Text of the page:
The findings showed that academy reform training often proved ineffective due to lack of follow up and factors that contradicted the training in day to day performance of duties. More importantly, the research also demonstrated that recruits’ attitudes and beliefs about the nature of policing were already formed prior to academy training:

The best predictors of attitude change were by far the attitudes that recruits brought with them to the academy. In other words, police recruits are not empty vessels to be filled with new attitudes and values related to policing.

If an individual comes to the profession with pre-disposed tendencies of viewing the primary role of enforcement as applying force, very little  instruction that contradicts this will impact their thinking and actions on the job.

Another element of officer conduct is the policy of the agency itself. If the agency condones adversarial and un-constitutional officer behavior, officers who are prone to those behaviors will consider their actions endorsed by the city and police administration. Many departments, even when confronted with documentary evidence of felony assaults and gross abuse of authority by officers, maintain a blanket policy of declaring the officer’s actions as ‘approved behavior’.

When you see a department employing SWAT teams for situations not warranting such escalation of force and with abusive treatment of residents that looks more like clearing a hostile village in Afghanistan, you can be certain that it is city approved.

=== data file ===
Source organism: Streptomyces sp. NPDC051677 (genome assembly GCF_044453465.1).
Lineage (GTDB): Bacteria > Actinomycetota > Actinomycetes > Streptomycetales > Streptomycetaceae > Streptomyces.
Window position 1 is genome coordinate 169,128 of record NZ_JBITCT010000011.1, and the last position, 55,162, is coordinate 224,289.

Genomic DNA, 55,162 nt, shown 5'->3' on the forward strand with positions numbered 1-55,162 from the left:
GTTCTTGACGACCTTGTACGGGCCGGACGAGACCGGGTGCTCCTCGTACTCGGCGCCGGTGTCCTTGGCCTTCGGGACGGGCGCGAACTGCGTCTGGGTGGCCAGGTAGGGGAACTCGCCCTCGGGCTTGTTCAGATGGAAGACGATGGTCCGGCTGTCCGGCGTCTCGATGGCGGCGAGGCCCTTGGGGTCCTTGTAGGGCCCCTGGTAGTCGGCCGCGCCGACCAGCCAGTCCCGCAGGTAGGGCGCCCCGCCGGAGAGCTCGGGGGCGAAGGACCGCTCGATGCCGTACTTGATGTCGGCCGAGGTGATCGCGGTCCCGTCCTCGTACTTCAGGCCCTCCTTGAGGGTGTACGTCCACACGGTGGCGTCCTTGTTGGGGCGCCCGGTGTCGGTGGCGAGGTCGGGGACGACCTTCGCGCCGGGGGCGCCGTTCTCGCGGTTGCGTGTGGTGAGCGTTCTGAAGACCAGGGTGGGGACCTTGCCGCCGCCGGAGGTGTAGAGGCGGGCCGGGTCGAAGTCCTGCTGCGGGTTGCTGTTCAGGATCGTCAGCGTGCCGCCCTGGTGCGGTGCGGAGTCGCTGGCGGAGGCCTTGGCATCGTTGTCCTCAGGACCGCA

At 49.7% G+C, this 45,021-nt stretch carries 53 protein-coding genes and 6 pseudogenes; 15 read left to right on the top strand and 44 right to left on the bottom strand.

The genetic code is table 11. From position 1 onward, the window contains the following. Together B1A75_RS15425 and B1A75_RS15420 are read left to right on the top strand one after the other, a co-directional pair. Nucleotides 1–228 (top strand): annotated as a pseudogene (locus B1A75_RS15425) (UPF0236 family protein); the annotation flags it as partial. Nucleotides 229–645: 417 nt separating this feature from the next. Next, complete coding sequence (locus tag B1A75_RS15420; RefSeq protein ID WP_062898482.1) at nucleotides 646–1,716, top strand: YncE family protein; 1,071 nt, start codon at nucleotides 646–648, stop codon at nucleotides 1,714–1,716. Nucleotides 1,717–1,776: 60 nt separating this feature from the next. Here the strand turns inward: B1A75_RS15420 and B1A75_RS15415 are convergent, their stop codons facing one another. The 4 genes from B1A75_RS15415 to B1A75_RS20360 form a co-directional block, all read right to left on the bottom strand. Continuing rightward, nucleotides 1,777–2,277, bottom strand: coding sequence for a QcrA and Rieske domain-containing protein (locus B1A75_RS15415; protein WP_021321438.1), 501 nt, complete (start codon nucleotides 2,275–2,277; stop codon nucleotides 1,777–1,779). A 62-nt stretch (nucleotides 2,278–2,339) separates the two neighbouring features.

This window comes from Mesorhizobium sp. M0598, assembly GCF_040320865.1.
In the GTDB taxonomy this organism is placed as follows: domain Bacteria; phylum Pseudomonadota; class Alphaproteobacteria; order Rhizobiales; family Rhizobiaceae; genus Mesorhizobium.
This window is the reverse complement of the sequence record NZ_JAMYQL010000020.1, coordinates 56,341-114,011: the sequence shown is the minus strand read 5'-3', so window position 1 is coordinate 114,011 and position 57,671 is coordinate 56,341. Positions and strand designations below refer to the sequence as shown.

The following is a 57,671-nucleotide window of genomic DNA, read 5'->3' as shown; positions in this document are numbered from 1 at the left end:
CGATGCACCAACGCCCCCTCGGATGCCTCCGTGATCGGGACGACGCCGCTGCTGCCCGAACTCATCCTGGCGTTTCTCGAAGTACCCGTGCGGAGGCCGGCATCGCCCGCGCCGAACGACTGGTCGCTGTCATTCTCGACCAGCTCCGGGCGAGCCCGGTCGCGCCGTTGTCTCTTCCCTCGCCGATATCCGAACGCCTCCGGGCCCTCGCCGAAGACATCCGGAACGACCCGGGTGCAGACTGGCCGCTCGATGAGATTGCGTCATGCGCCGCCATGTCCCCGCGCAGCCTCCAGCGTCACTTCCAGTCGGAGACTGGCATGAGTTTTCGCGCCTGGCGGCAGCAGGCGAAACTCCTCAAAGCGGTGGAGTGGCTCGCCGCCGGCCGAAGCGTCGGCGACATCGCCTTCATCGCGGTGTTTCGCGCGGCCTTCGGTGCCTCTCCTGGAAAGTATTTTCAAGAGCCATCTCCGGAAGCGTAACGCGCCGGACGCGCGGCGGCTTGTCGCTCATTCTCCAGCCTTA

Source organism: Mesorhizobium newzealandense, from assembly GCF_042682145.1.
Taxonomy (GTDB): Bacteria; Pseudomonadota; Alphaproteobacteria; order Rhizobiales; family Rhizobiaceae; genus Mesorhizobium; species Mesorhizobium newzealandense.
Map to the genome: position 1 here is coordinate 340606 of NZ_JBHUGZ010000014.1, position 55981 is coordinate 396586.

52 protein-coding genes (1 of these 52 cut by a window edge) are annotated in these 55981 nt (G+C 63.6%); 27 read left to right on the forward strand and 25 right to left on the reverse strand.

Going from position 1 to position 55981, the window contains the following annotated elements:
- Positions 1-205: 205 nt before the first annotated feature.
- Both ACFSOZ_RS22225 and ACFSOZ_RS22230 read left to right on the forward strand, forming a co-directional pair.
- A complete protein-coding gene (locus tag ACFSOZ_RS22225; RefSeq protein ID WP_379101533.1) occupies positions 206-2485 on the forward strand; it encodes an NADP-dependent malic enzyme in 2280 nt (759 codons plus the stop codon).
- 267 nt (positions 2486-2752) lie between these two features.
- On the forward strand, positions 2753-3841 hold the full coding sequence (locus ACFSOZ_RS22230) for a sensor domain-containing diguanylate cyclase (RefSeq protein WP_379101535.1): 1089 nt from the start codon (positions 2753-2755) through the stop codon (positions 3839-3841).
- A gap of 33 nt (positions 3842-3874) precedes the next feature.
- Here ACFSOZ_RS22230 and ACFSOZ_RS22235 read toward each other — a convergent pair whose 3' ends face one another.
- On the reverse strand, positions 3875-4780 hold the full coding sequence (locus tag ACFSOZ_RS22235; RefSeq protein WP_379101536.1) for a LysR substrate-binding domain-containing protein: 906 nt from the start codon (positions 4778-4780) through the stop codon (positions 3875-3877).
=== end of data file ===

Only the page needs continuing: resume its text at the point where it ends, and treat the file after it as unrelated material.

Many departments consider combat veterans as ideal police candidates, without regard to the possible risk that undiagnosed conditions such as PTSD, (Post Traumatic Stress Disorders) are now part of the candidate’s mental health profile. Rules of engagement on the battlefield can in many cases be consciously or unconsciously transferred to patrol duties.

Finally, the influence of police officer unions factors into the equation. Police and city administrators frequently adopt a deferential posture in response to allegations of unlawful conduct, because police unions reflexively defend the union member against disciplinary actions no matter the seriousness of the offense.

A recent Gallup poll showed that only 56 percent of people rated the police as having a high or very high ethical standard as compared with 84 percent for nurses. Incidents like this, where officers substitute their own individual authority in place of legal authority, contribute to those survey results. Notice in this video, how even when the officer is confronted with the actual law, he decides to harass and physically assault the individual anyway:


It’s one thing to see these videos and hear these stories and shake our heads in disapproval. It’s quite another to actually confront city officials in a responsible manner and demand that changes be adopted in policy, supervision and training. That’s the solution to the problem.

Silence is interpreted as consent. If they don’t hear your objections, they assume that what they are doing is acceptable and that you approve. As John Stuart Mill told an audience at St. Andrews College back in 1867, “Bad men need nothing more to compass their ends, than that good men should look on and do nothing.”